Pedants and Perpetrators: or, language, power and the dangers of simplificitation



Yesterday, the website of The Guardian posted an article on the members of the Idler Academy’s Bad Grammar Awards‘ shortlist. The bad grammar perpetrated by those on the shortlist contained a number of the ‘old chestnuts’ such as the use of less for fewer, the use of an apostrophe in a plural, you’re for your, and it’s for its. So far, so usual. What caught my attention, however, was the following quote at the bottom of the article. It also features on the Academy’s website from one of the judges, and host of the Awards, Jeremy Paxman. It’s a short quotation, but there’s plenty to be said about it.

Jeremy Paxman, The Idler

Jermey Paxman  source:

People who care about grammar are regularly characterised as pedants. I say that those who don’t care about it shouldn’t be surprised if we pay no attention to anything they say — if indeed they’re aware of what they’re trying to say.

Let me start with the second sentence. First, I think that people are virtually always aware of what they are trying to say. Whether they also say what they are trying to say is another matter.

Getting people to pay attention to what you say is less a matter of grammatical correctness and more a matter of power. Language is power, though in a different way depending whether you approach it from a purely linguistic perspective, or from a social one.

Linguistically, I think that in this case it works the other way around. Let’s assume for a moment that Mr. Paxman counts himself among the pedants (which I don’t think he does, but more about that later) and that’s what we refers to. What amuses me is that the people who don’t care about grammar, the masses, have been happily using the English language in their own way, without major incidents or misunderstandings for many, many years, without paying attention to the pedants. Why? Because language usage is democratic; it is shaped by the masses.



From a social perspective, however, it is true that some people, or groups, will not have their voices heard, suggesting that they will be disenfranchised because of it. However, this is not because because they use ‘bad grammar’, but because they are disenfranchised already. Not caring about grammar can only disenfranchise you if you have no power to begin with. If you have power, you can speak and write however you want.

Now to the first sentence, and particularly to the word pedant. First, the quote seems to suggest a kind of name-calling by others; this is not what’s happening here. The Bad Grammar Awards (“Starring Jeremy Paxman”), to be held on May 1st, are advertised on the Academy’s website with the following text (my emphasis).

Come to the Idler Academy Bad Grammar Award 2014, a thrilling X-Factor for pedants.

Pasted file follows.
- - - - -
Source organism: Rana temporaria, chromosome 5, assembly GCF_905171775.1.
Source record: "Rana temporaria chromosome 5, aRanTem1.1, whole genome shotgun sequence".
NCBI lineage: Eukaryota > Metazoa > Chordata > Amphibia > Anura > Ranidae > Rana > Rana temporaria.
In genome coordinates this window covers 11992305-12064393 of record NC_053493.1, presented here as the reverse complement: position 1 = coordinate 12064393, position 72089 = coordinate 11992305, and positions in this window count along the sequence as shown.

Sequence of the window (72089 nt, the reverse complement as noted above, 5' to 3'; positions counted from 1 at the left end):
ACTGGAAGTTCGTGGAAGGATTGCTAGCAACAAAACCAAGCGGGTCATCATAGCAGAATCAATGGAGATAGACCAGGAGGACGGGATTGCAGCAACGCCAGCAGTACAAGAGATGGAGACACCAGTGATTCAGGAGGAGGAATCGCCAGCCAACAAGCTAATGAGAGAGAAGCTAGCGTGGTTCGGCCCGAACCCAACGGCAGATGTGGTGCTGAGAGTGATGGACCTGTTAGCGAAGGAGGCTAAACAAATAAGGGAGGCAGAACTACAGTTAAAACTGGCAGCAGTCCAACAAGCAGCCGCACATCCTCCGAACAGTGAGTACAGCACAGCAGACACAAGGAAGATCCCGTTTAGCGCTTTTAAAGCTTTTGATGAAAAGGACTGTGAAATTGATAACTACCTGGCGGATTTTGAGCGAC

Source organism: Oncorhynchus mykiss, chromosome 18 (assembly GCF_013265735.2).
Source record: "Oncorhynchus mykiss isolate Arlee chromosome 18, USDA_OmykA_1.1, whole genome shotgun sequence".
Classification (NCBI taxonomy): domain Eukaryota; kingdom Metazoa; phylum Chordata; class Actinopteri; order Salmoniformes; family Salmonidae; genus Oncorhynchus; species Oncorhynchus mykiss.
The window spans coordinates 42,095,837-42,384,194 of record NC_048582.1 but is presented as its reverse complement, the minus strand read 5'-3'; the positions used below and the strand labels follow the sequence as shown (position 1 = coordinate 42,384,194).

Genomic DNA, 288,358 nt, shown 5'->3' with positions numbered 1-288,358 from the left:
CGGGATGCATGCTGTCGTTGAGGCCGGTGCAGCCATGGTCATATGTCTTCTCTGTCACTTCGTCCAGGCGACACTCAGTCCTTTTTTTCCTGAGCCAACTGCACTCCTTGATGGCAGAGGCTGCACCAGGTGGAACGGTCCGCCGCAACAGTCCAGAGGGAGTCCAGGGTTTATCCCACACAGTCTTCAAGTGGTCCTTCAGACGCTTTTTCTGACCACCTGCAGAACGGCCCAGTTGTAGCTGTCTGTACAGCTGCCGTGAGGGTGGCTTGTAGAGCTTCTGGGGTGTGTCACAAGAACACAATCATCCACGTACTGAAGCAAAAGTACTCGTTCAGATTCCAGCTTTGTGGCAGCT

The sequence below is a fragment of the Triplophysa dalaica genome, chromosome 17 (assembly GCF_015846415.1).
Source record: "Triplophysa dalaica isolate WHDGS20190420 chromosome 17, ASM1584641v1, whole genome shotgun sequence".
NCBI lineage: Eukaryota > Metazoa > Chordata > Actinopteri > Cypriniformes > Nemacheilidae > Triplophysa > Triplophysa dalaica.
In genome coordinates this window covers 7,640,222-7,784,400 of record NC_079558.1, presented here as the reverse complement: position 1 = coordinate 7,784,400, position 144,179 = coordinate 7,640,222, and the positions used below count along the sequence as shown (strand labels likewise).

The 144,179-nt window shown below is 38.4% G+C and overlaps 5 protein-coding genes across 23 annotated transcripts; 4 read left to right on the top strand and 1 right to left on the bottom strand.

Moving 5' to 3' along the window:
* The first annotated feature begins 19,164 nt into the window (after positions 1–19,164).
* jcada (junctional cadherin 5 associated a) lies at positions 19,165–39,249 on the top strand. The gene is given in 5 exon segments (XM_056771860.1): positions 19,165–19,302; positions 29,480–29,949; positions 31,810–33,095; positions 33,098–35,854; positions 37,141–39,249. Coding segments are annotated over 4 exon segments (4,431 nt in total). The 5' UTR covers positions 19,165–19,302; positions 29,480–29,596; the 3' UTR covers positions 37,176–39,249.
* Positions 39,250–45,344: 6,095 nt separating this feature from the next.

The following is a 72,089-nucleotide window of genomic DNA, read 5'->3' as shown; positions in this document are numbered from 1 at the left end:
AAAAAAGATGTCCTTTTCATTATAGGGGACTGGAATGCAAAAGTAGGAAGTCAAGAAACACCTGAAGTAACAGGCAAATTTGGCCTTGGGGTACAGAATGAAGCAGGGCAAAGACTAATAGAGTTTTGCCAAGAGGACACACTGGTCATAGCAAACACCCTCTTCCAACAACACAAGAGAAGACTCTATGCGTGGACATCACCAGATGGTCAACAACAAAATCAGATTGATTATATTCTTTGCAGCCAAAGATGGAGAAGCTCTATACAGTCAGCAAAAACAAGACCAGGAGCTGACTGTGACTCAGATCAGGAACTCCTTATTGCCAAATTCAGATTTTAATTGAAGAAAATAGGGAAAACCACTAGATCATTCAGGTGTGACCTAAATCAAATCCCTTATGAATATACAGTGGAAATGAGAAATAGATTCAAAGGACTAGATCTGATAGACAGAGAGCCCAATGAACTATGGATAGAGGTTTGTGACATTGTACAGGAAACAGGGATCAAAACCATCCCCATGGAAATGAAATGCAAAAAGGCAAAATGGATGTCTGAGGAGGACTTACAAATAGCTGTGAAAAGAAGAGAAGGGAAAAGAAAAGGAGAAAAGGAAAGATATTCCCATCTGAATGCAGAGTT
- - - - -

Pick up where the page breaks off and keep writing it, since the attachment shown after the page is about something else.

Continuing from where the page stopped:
Second, the quote seems to suggest that people who care about grammar are pedants. I don’t think they are, and I don’t think that Mr. Paxman thinks that either. It is very well possible to care about grammar, without being a pedant. But to equate people who care about grammar with pedants creates a problem when we read about ‘those who don’t care about it’. The problem is that what is perpetuated here is a simplistic and false dichotomy in which since those who care are pedants, those who don’t care are the perpetrators of flagrant ungrammaticalities. This is not a helpful way to think about it.

Whereas I think that most people care about language, though mostly subconsciously, many people do not care about grammar, but are mostly indifferent to it. Yes, pedants do exist, but what they care most about is not grammar, but social order, of which they (subconsciously) see grammar as an index. What troubles me is that the perpetuation of such a simplistic dichotomy stands in the way of nuanced discussions about grammar and usage.

Labeling people […] obscures the complexity of their views and makes it harder for people to hear what others have to say: Once we see someone as bearing a label we don’t like, we stop listening. —Deborah Tannen in “The Argument Culture” (1998)

Although Tannen referred to belligerent and divisive attitudes in the media and education, it is no great leap from these to discussions about language, which abound in the press.

You can care about grammar without being a pedant, and you can care about language without caring about grammar. Let’s just be clear with our language (no pedantry intended).

About Robin Straaijer

I am a linguist and EAP trainer, working on English prescriptivism and Standard English. Lover of photography and comedy.
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1 Response to Pedants and Perpetrators: or, language, power and the dangers of simplificitation

  1. Joan Beal says:

    Spot on, Robin! I think you have hit the nail on the head with your comment that ‘pedants’ in the sense discussed here, are using language as a proxy for social class.

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